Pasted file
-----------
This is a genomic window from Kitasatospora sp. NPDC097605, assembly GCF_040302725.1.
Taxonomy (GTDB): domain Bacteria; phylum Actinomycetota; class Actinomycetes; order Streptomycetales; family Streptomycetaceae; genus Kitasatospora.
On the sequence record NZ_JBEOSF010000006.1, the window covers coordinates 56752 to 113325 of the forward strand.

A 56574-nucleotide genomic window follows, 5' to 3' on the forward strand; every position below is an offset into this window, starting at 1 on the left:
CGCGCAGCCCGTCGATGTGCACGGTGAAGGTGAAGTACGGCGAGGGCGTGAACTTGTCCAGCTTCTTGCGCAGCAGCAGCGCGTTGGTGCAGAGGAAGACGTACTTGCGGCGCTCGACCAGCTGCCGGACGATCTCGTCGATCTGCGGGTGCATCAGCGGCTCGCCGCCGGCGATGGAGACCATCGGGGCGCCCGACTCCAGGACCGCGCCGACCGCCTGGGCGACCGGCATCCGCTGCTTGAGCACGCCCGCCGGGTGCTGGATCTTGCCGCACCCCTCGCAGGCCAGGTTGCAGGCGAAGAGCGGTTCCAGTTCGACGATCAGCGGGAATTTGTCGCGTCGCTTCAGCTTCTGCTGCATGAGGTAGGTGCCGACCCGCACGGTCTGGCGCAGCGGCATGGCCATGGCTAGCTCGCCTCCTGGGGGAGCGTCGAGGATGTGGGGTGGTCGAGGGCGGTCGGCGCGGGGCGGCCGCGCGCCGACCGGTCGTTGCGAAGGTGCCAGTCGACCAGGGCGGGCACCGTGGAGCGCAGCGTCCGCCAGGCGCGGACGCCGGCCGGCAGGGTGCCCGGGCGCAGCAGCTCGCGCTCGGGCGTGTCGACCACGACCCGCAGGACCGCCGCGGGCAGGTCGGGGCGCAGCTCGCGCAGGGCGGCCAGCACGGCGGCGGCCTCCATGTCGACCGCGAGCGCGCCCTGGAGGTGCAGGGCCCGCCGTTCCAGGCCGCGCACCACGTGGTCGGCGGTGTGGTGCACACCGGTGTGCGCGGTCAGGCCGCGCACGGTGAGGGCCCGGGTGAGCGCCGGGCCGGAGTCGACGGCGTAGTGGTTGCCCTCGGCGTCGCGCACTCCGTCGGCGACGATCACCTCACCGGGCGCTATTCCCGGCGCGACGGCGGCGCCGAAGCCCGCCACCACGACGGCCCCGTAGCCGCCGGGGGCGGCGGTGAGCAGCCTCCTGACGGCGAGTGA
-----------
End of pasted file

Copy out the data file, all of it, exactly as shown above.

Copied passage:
This is a genomic window from Kitasatospora sp. NPDC097605, assembly GCF_040302725.1.
Taxonomy (GTDB): domain Bacteria; phylum Actinomycetota; class Actinomycetes; order Streptomycetales; family Streptomycetaceae; genus Kitasatospora.
On the sequence record NZ_JBEOSF010000006.1, the window covers coordinates 56752 to 113325 of the forward strand.

A 56574-nucleotide genomic window follows, 5' to 3' on the forward strand; every position below is an offset into this window, starting at 1 on the left:
CGCGCAGCCCGTCGATGTGCACGGTGAAGGTGAAGTACGGCGAGGGCGTGAACTTGTCCAGCTTCTTGCGCAGCAGCAGCGCGTTGGTGCAGAGGAAGACGTACTTGCGGCGCTCGACCAGCTGCCGGACGATCTCGTCGATCTGCGGGTGCATCAGCGGCTCGCCGCCGGCGATGGAGACCATCGGGGCGCCCGACTCCAGGACCGCGCCGACCGCCTGGGCGACCGGCATCCGCTGCTTGAGCACGCCCGCCGGGTGCTGGATCTTGCCGCACCCCTCGCAGGCCAGGTTGCAGGCGAAGAGCGGTTCCAGTTCGACGATCAGCGGGAATTTGTCGCGTCGCTTCAGCTTCTGCTGCATGAGGTAGGTGCCGACCCGCACGGTCTGGCGCAGCGGCATGGCCATGGCTAGCTCGCCTCCTGGGGGAGCGTCGAGGATGTGGGGTGGTCGAGGGCGGTCGGCGCGGGGCGGCCGCGCGCCGACCGGTCGTTGCGAAGGTGCCAGTCGACCAGGGCGGGCACCGTGGAGCGCAGCGTCCGCCAGGCGCGGACGCCGGCCGGCAGGGTGCCCGGGCGCAGCAGCTCGCGCTCGGGCGTGTCGACCACGACCCGCAGGACCGCCGCGGGCAGGTCGGGGCGCAGCTCGCGCAGGGCGGCCAGCACGGCGGCGGCCTCCATGTCGACCGCGAGCGCGCCCTGGAGGTGCAGGGCCCGCCGTTCCAGGCCGCGCACCACGTGGTCGGCGGTGTGGTGCACACCGGTGTGCGCGGTCAGGCCGCGCACGGTGAGGGCCCGGGTGAGCGCCGGGCCGGAGTCGACGGCGTAGTGGTTGCCCTCGGCGTCGCGCACTCCGTCGGCGACGATCACCTCACCGGGCGCTATTCCCGGCGCGACGGCGGCGCCGAAGCCCGCCACCACGACGGCCCCGTAGCCGCCGGGGGCGGCGGTGAGCAGCCTCCTGACGGCGAGTGA